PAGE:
By Kumo Kagyu and Noboru Kannatuki. Released in Japan by Softbank Creative. Released in North America by Yen On. Translated by Kevin Steinbach.
Let’s just get this out of the way right now: Goblin Slayer is filled to the brim with rape, rape threats, forced impregnation, and murder. Every single woman in the book is a target, and while we never see any explicit scenes, we see the aftermath. Combining that with the quite fanservicey artwork, emphasizing boobs and butts, and I feel confident in saying that this series’ entire audience is men, and I can probably narrow it down to young single men in their teens and early twenties. If this sort of thing bothers you, don’t even try purchasing this series. That said, I did actually manage to finish this book, and it is not without some merit, so let’s delve into it.
The series takes place in generic fantasy world X, and I’m not even being sarcastic this time. It’s so generic that no one in the book has a name. Goblin Slayer is the eponymous hero, but the girl on the cover is simply named Priestess, and we also have Guild Girl, Cow Girl, Knight, etcetera. The adventurers in this book take on fantastical creatures in order to protect the land, but also more importantly for money – these adventurers are not interested in the small, minor tasks. Tasks like goblin slaying, for example. Goblins are small and somewhat weak, so no one cares about them. But in groups they’re vicious, and many young adventurer teams have gone out to kill some goblins only to find themselves murdered (men) or raped, bred, then murdered (women). Priestess is the sole survivor of one of those newbie groups, having been saved by Goblin Slayer. Now she assists him in taking out more goblins, as they keep multiplying, and are no longer just the weak mi nor enemies everyone thinks.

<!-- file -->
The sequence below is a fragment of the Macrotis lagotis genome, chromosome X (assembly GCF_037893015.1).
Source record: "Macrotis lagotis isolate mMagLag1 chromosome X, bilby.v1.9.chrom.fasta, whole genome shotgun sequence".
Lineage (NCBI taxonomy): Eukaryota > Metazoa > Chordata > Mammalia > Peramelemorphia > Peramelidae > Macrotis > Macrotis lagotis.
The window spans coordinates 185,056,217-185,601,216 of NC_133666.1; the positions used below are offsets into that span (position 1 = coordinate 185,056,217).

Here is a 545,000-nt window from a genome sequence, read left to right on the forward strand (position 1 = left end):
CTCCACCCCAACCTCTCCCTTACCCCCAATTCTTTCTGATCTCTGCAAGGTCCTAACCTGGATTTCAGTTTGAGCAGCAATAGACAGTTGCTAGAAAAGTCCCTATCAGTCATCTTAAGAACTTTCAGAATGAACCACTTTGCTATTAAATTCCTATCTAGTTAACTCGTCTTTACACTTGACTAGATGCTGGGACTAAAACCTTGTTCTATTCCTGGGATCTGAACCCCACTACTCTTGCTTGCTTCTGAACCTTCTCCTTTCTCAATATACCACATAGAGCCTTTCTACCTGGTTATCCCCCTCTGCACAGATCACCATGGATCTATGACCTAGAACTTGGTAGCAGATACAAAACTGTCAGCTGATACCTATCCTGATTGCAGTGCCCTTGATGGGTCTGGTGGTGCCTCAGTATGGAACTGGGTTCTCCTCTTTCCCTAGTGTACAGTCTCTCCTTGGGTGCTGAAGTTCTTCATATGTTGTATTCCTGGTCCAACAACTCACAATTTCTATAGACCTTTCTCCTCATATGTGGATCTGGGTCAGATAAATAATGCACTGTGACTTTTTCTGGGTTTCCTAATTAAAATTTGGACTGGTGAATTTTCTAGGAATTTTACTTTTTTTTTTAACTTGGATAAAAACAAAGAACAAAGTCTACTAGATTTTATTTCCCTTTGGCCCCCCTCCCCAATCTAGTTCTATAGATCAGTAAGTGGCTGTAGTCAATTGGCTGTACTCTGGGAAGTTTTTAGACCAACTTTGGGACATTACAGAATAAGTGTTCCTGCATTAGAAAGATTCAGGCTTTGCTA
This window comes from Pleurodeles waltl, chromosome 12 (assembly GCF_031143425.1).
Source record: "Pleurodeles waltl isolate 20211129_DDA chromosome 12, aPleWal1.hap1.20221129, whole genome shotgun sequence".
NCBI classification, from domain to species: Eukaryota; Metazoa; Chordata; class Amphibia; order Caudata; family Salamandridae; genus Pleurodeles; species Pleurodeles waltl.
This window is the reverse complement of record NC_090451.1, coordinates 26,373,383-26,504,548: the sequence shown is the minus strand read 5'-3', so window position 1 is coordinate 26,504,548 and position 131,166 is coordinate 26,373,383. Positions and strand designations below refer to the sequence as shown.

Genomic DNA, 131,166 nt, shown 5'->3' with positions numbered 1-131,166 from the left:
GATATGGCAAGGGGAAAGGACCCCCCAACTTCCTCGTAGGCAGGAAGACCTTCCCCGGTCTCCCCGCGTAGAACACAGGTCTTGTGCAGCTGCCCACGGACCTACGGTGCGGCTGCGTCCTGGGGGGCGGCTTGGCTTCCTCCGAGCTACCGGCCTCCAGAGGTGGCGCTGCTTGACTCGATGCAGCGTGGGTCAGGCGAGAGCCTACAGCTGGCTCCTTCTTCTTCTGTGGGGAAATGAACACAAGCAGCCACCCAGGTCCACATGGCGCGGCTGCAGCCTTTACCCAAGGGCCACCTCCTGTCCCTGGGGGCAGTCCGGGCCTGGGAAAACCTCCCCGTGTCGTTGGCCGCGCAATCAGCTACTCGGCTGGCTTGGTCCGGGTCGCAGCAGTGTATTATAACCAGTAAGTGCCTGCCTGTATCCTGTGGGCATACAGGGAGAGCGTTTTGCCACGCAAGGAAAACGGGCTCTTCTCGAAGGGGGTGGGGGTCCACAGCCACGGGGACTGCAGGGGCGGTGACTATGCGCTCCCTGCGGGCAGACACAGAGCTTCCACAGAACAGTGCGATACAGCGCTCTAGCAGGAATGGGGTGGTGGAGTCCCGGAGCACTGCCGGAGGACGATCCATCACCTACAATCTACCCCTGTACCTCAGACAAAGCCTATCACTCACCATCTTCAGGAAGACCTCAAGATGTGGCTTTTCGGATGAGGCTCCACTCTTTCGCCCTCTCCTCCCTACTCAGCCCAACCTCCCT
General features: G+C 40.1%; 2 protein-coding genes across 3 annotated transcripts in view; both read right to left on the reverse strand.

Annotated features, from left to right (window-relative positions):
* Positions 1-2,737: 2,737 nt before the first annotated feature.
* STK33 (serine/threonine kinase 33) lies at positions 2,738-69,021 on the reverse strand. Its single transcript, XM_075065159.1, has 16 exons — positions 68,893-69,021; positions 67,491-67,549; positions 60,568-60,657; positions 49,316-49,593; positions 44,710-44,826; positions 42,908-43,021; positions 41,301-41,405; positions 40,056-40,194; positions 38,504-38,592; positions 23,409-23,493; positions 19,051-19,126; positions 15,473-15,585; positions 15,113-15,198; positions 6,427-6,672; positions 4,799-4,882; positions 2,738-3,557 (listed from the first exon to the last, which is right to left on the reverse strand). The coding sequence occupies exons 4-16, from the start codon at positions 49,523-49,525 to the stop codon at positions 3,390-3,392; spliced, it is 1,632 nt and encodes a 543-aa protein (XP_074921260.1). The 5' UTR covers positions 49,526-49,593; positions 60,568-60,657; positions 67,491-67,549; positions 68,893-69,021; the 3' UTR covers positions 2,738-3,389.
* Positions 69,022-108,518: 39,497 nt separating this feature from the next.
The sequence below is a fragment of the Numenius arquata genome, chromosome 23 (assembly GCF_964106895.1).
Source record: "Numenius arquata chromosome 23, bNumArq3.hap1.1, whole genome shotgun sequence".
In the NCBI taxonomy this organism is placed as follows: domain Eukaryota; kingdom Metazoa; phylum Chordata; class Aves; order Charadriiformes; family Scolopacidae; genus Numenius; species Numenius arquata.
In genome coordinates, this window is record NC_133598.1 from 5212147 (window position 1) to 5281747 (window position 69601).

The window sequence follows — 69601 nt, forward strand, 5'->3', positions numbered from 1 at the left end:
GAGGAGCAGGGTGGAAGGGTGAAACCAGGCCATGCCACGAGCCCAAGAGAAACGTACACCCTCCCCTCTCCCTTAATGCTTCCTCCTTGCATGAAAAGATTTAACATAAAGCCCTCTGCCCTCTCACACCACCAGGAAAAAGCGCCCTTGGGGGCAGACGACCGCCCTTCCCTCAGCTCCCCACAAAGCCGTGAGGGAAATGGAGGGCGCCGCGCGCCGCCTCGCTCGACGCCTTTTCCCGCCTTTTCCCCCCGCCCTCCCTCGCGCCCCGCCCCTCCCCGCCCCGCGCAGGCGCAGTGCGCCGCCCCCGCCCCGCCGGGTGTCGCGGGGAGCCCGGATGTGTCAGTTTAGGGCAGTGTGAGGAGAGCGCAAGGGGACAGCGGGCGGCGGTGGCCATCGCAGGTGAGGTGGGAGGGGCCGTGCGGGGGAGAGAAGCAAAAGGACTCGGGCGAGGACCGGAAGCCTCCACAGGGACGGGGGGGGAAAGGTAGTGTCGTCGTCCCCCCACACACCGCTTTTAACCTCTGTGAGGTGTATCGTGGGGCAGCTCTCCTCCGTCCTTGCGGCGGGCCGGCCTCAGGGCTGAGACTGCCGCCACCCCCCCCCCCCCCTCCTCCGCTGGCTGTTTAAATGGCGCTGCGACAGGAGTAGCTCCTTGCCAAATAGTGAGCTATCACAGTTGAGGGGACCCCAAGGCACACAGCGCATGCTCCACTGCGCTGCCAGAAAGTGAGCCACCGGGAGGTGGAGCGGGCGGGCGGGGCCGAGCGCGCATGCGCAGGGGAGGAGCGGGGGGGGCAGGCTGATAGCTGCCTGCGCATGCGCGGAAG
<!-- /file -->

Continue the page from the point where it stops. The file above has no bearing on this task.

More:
The ‘titles instead of names’ thing is meant to be an aesthetic, and I get it, but it also serves to make everything that much more impersonal. I certainly hope they actually do have names and we just never learn them through narrative conceit, otherwise it would make finding your vocation quite easy, I imagine. (I also wish “Cow Girl” had been translated to “Farm Girl”, which would also be accurate and would be a bit less “lol look at her udders”.) That said, as the book goes on, and particularly once Goblin Slayer and Priestess team up with a party of an elf, a dwarf, and a lizardman (who sadly do not walk into a bar, thus ruining the joke potential), we do end up getting more involved in the storyline, and the fights, while excessively violent, are quite well written. There’s a terrific sequence at the end where Goblin Slayer asks the adventurers to help him protect Cowl Girl’s farm from a Goblin raid, and all the seemingly uncaring and selfish warriors gradually all agree because, well, they like Goblin Slayer and he’s asking nicely (and also offering a small reward). It’s a nice scene that shows we can all get along and work together after all.
All of these nice fights and good scenes can’t quite make me recommend the book, though. I think the modern fan term “edgelord” was invented for characters like Goblin Slayer, and the world he lives in is just as “edgy” in a teenage fanfic writer way. Basically, this series is too impersonal and there’s way too much raping. It makes an effort, but I don’t believe I’ll be reading more.